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Advertising, Propaganda, and Tactical Media
Transcript of Advertising, Propaganda, and Tactical Media
“In its most expansive articulation, tactical media signifies the intervention and disruption of a dominant semiotic regime, the temporary creation of a situation in which signs, messages, and narratives are set into play and critical thinking becomes possible” (6).
--Rita Raley, Tactical Media
COM 232: Visual Literacy, Spring 2014
Michel de Certeau
He wrote L’invention du quotidien (1980).
It was translated into English as The Practice of Everyday Life in 1984.
The text has become very influential in the field of Cultural Studies.
It focuses on how ordinary people interact with mass-produced culture in their daily lives.
Strategies v. Tactics
Strategies are long-term, large-scale measures employed to control the behavior of workers/consumers.
Tactics are short-term, provisional measures employed by workers and/or consumers to circumvent the goals of those trying to control them.
Mass media messaging
Big media events
Perruque (French for “wig”): a French term that refers to stealing time from one’s job to pursue personal interests.
“ways of using”: “The child still scrawls and daubs on his schoolbooks; even if he is punished for his crime, he has made a space for himself and signs his existence as an author on it” (31).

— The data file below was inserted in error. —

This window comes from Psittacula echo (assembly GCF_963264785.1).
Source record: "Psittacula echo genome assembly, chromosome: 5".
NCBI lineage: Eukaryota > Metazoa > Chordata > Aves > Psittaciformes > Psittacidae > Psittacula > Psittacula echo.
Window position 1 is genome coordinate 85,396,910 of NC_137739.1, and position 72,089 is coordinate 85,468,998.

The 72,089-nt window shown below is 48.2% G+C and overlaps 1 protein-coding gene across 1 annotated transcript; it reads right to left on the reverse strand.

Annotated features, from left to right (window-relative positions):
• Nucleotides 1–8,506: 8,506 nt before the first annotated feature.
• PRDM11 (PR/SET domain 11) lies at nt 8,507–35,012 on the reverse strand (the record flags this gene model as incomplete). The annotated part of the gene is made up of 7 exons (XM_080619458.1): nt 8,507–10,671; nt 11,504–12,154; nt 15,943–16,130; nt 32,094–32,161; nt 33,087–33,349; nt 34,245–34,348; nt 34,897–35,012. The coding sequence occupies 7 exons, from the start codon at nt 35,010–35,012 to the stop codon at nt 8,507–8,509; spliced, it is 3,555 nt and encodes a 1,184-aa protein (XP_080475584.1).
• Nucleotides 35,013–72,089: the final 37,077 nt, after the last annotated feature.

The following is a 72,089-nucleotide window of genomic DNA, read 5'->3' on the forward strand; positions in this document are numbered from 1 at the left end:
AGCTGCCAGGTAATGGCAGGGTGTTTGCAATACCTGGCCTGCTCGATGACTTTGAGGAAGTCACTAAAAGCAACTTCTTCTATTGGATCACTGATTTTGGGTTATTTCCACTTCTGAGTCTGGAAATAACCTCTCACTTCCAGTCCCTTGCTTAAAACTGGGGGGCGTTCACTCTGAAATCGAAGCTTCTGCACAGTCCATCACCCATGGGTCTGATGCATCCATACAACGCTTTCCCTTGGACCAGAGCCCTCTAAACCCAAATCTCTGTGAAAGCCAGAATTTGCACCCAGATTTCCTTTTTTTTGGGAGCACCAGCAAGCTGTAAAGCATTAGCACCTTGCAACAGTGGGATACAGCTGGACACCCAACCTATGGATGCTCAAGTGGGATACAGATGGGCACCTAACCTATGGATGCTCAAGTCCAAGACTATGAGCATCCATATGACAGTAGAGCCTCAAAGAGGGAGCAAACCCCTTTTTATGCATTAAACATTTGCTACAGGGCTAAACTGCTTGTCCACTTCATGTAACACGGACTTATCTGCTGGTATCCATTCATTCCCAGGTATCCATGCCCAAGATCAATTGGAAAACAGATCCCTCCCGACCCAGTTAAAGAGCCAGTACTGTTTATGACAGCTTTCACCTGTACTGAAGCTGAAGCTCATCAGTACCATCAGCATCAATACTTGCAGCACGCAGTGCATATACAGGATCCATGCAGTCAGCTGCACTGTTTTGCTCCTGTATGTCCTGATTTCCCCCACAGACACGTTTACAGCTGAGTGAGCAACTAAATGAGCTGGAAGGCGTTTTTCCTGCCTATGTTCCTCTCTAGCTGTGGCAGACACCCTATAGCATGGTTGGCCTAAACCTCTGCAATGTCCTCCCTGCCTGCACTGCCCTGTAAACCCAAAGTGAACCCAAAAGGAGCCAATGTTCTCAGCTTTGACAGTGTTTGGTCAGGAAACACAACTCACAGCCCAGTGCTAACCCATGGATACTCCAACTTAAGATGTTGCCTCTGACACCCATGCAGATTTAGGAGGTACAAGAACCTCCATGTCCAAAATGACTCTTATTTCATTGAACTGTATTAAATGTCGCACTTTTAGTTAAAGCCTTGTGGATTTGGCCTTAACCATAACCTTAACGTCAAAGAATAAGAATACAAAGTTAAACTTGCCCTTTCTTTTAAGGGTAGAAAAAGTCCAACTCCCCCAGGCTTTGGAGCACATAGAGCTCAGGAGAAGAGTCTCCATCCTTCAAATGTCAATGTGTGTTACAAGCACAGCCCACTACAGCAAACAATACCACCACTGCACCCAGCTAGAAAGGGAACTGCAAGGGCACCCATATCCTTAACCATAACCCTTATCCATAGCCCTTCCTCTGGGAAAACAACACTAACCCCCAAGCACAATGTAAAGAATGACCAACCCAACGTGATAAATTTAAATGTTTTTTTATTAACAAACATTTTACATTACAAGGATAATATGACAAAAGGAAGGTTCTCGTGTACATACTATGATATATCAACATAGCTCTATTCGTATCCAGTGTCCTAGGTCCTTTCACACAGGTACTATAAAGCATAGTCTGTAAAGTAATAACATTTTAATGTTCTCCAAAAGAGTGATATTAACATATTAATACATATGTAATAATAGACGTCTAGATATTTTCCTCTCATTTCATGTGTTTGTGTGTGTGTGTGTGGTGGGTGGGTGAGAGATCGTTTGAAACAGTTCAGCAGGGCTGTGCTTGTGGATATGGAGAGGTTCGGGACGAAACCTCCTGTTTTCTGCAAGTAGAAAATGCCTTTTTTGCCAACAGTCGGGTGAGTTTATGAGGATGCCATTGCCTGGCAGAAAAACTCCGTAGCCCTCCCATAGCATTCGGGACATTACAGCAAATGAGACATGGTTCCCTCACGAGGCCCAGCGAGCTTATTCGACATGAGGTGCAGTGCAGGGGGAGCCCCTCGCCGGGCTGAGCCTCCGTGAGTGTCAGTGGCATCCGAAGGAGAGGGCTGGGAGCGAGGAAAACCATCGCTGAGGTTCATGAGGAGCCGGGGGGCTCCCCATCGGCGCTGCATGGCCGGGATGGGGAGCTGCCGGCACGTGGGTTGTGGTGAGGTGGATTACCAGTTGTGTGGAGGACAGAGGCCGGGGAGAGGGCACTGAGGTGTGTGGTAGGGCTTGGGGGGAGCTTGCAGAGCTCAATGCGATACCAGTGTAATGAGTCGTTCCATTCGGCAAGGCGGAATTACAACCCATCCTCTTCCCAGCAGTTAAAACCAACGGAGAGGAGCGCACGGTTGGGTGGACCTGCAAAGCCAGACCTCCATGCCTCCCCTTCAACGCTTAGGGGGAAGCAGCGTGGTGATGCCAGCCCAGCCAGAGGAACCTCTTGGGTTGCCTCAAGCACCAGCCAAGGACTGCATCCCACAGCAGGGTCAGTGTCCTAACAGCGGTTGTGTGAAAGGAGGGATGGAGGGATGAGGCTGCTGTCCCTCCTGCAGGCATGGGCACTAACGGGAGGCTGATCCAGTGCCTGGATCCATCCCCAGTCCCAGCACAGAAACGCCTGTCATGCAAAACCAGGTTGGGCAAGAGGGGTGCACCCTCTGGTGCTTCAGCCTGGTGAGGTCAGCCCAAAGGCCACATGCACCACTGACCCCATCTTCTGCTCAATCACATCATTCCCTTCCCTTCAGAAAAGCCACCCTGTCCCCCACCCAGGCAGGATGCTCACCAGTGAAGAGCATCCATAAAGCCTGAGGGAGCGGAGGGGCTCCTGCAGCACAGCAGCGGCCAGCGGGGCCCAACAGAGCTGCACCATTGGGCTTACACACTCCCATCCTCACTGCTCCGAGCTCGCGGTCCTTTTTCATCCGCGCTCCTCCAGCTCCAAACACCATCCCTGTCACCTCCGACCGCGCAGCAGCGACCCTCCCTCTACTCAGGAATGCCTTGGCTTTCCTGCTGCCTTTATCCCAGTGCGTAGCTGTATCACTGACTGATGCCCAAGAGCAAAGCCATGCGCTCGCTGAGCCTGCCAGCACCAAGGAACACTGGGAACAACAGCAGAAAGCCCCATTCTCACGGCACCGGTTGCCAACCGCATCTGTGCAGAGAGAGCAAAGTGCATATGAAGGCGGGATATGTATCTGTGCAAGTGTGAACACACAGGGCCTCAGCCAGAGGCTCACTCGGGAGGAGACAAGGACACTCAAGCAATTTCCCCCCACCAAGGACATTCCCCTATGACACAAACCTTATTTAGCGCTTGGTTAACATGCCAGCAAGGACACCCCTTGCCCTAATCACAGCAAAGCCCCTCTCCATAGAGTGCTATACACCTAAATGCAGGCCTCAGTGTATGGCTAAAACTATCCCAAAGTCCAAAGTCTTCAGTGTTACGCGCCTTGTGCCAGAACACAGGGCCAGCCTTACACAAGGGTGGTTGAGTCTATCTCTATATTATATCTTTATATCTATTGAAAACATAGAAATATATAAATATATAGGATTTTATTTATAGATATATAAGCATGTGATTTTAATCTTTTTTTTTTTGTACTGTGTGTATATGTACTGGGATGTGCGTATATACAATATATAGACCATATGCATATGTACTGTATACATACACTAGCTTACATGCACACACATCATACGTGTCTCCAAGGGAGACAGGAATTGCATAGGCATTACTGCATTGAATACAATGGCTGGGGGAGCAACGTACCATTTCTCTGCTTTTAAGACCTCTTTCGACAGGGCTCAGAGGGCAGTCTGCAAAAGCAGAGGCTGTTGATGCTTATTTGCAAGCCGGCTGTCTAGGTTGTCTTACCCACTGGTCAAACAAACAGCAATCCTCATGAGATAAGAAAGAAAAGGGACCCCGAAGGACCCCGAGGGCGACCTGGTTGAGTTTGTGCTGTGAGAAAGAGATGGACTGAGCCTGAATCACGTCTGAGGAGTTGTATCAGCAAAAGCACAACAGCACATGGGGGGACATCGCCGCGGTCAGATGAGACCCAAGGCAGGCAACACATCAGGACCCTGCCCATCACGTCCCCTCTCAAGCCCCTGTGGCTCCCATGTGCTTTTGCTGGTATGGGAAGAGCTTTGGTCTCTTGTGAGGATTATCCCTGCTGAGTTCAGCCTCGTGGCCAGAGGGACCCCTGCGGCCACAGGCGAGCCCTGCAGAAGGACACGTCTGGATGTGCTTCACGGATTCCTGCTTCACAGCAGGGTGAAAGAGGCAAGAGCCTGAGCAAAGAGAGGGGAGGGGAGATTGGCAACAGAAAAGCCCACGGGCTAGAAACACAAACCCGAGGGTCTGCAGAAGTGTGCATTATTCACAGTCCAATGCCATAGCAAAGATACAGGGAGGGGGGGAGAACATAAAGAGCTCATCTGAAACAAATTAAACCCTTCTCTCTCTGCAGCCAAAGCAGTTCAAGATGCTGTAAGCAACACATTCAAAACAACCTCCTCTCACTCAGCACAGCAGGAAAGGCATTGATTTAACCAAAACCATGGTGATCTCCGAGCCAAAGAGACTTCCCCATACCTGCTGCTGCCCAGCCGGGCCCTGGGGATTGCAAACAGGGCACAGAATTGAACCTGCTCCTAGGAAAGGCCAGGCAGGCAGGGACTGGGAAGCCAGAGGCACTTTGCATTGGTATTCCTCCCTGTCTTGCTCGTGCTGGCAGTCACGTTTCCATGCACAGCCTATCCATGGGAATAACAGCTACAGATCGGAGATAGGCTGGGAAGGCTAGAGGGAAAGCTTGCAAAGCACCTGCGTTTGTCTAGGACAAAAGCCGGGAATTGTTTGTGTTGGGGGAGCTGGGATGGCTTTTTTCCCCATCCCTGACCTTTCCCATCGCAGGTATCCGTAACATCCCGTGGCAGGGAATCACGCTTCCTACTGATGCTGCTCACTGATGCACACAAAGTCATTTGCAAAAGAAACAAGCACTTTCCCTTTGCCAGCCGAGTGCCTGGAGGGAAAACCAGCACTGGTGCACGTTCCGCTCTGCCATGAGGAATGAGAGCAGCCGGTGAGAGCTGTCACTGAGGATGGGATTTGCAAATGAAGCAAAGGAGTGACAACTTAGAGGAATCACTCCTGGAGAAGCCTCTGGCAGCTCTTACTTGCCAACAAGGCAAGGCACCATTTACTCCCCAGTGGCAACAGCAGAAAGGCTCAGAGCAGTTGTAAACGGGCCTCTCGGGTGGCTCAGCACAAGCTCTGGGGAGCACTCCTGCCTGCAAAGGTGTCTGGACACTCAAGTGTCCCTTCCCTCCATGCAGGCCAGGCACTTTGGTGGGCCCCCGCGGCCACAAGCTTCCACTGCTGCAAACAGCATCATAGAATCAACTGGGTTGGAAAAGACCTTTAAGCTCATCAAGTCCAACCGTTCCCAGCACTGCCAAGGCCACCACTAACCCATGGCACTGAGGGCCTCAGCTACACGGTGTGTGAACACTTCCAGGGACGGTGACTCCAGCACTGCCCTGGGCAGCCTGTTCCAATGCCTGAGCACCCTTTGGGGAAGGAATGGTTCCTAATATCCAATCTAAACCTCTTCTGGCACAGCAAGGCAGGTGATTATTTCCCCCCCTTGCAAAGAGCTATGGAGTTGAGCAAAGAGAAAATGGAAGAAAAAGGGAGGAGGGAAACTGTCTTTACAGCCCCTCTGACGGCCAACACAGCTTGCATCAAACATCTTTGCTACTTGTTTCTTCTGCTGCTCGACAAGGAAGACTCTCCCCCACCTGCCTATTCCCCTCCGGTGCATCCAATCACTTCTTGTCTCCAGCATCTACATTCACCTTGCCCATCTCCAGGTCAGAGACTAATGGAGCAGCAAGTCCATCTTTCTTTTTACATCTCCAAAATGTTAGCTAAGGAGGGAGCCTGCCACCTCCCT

everyday practices of consumers
Tactical Media is . . .
. . . media activism that “privileges temporary, hit-and-run interventions in the media sphere over the creation of permanent and alternative media outlets.”
Critical Art Ensemble (http://www.critical-art.net/TacticalMedia.html)
Yes Men (http://theyesmen.org/)
Great Firewall of China (http://augmentationistinternational.wordpress.com/great-firewall-of-china/)
WW1: US Food Administration
WW1: US Army
People and the Party
"We are a global network of culture jammers and creatives working to change the way information flows, the way corporations wield power, and the way meaning is produced in our society."
Founded in Vancouver, BC, in 1989 by Kalle Lasn and Bill Schmaltz.
Known for advertising spoofs
Culture-jamming activities inspired in part by the Situationists and other art/activist movements
Developed the idea for Occupy Wall Street and the #occupywallstreet hash tag on Twitter
"Old school" satire venues such as Mad magazine and TV shows such as Saturday Night Live and In Living Color
Proliferation of dyi spoofs on social media video sites such as YouTube and Vimeo